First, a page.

What’s in Store for Illinois BIPA Claims?
Challenges to the Illinois Biometric Information Privacy Act may significantly impact the outcomes of future claims. Biometrics, or people’s unique biological traits, may include the data contained in retinal scans, fingerprints, voiceprints, and facial geometry. Using technological advancements, businesses and employers may put biometrics to work to aid in areas such as time management, security access, safety, and company health plans. In doing so, however, they must adhere to the laws regulating the collection and disclosure of such data.
What is the BIPA?
Enacted in 2008, the Biometric Information Privacy Act addresses businesses collecting biometric data. Among other rules, the act requires that companies collecting biometric data in Illinois obtain informed consent before collection, prohibits companies from profiting from such data, and creates a right of action for those harmed by BIPA violations. The act also grants a limited right to disclosure and creates protection obligations and data retention guidelines.
Support and Standing
A 2019 Illinois Supreme Court decision held that in and of itself, a violation of the BIPA in and of itself supports an employee or customer’s cause of action. Therefore, bare statutory violations of the act confer standing on plaintiffs in violation claims, helping to ease the path toward recovering damages for such personal privacy violations. Those harmed by BIPA violations may recover whichever is greater between $1,000 in liquidated damages or their actual damages for negligent violations, or the greater amount between $5,000 in liquidated damages or their actual damages for purposeful or careless violations of the BIPA.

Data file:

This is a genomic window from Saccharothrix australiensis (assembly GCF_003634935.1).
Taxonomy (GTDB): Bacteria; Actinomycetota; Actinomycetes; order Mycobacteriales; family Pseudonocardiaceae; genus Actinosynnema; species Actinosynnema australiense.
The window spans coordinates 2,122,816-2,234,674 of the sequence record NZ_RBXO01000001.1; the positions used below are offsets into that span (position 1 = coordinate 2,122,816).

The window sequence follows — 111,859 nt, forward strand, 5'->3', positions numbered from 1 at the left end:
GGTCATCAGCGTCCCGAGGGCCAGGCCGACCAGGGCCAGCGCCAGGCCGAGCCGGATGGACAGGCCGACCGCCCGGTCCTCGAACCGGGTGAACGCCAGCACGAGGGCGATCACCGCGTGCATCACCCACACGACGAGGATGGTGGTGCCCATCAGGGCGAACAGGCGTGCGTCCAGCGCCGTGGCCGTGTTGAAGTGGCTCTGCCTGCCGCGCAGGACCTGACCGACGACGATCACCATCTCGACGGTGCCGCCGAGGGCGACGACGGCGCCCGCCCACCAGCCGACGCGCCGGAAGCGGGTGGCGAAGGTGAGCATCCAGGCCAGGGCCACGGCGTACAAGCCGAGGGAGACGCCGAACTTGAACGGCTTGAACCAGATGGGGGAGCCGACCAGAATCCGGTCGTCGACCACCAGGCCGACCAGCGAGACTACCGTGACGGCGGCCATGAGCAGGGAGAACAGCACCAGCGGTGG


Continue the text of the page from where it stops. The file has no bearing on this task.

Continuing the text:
Statute of Limitations
Federal courts and Illinois trial courts have to date held that the five-year catchall statute of limitations period applies to the BIPA. The act itself does not specify a statute of limitations for violation claims, creating some confusion regarding the time limit for filing such actions. Some have argued instead of the five-year catchall limitation, the act should instead have a two-year statute of limitations like other cases carrying statutory penalties or a one-year limit like other privacy claims.
The Illinois Supreme Court will soon decide whether the state’s workers’ compensation law preempts BIPA claims brought by employees against their employers. The Illinois Workers’ Compensation Act prohibits workers from suing employers for injuries suffered in the workplace. Businesses have attempted to argue that the existence of this law prevents employees from taking legal action for violations regarding the collection, use, and disclosure of workers’ personal biological traits.